The facility and its mining partner, Atlas Holdings, characterized this as a win for both the plant and the community. In theory, this helps the facility turn a profit while creating more jobs and tax revenue. It’s a logical fit, at least, as cryptocurrency mining often depends on large amounts of energy — something that won’t be a problem at a power plant.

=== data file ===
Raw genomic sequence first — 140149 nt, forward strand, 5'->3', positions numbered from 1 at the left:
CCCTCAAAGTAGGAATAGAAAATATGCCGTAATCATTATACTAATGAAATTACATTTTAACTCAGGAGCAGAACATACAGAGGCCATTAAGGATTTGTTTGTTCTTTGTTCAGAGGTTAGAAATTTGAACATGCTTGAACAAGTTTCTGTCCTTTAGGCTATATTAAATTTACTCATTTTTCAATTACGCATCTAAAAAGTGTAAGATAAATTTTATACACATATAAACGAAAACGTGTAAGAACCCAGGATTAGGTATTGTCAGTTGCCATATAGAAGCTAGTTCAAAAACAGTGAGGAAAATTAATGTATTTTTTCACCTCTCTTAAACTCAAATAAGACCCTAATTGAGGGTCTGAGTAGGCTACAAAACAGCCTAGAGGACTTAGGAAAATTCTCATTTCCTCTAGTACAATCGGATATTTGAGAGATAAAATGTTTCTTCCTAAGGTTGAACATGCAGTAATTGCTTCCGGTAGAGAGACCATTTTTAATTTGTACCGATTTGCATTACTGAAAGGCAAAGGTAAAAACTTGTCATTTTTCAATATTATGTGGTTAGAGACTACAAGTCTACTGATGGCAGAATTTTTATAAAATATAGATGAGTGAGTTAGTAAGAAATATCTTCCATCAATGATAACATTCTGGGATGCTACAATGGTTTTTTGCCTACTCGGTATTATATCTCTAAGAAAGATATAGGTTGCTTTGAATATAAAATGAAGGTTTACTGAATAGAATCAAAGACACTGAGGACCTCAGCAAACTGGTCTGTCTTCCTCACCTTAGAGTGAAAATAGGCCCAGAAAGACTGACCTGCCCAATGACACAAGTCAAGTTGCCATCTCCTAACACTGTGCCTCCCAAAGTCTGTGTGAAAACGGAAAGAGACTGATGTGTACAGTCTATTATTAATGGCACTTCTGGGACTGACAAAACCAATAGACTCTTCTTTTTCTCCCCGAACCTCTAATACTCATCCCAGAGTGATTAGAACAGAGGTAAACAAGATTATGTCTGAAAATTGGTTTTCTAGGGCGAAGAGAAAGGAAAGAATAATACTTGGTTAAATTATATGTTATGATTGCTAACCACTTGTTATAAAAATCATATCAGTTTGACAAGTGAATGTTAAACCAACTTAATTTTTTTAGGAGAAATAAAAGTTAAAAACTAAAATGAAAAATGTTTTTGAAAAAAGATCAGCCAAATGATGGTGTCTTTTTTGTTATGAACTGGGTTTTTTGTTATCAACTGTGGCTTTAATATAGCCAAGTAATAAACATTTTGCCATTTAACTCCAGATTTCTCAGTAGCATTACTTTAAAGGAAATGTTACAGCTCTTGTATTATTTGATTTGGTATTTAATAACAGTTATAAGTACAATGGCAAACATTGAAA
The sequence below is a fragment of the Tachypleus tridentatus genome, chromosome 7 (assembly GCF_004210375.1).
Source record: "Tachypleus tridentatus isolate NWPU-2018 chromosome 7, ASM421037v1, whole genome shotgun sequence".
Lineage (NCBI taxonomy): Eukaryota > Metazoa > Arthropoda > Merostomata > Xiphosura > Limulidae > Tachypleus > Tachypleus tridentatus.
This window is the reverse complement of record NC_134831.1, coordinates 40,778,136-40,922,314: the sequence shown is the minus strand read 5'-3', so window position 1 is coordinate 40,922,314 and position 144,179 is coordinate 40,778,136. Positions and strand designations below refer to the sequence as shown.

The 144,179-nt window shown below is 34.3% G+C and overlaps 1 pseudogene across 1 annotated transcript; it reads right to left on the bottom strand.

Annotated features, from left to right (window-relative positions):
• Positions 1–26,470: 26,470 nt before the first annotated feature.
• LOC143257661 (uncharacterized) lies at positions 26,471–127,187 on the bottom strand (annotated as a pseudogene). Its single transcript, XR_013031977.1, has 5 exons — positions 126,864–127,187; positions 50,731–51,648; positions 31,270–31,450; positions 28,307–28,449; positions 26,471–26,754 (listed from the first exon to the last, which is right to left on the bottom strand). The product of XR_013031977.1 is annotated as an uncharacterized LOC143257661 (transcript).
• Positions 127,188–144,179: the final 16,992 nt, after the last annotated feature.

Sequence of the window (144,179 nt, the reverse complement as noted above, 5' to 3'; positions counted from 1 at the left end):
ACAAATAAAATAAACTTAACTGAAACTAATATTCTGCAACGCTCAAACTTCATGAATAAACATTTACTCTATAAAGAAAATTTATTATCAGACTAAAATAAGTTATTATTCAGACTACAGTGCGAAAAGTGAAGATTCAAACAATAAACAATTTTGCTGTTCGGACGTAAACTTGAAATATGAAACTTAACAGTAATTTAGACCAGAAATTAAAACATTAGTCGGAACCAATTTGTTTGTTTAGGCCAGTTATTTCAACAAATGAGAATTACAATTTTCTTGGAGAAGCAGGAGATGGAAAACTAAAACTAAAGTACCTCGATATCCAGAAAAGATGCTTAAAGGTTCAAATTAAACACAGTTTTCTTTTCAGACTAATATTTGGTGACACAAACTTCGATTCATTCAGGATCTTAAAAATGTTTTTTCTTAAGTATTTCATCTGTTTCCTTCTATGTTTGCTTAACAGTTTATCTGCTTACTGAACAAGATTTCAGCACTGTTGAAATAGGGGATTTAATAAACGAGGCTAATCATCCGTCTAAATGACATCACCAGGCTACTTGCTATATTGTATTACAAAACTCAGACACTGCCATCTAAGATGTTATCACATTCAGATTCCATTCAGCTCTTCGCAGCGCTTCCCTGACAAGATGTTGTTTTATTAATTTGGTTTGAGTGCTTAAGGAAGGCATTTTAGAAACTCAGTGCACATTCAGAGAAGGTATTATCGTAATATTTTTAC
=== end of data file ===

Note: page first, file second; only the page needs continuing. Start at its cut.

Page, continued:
There are limitations. This mining may work for natural gas, but it might not be a great idea for renewable energy systems where it’d make more sense to store the energy for later. Long-term viability might be an issue, too. Greenidge’s mining may be profitable right now, but it could lose much of its allure as demand at the plant grows. There’s also the nature of Bitcoin itself to consider. It gets more and more difficult to generate bitcoin over time, so the windfalls you see today might not be possible in the years ahead. If this proves successful enough, though, you might see other natural gas plants follow suit.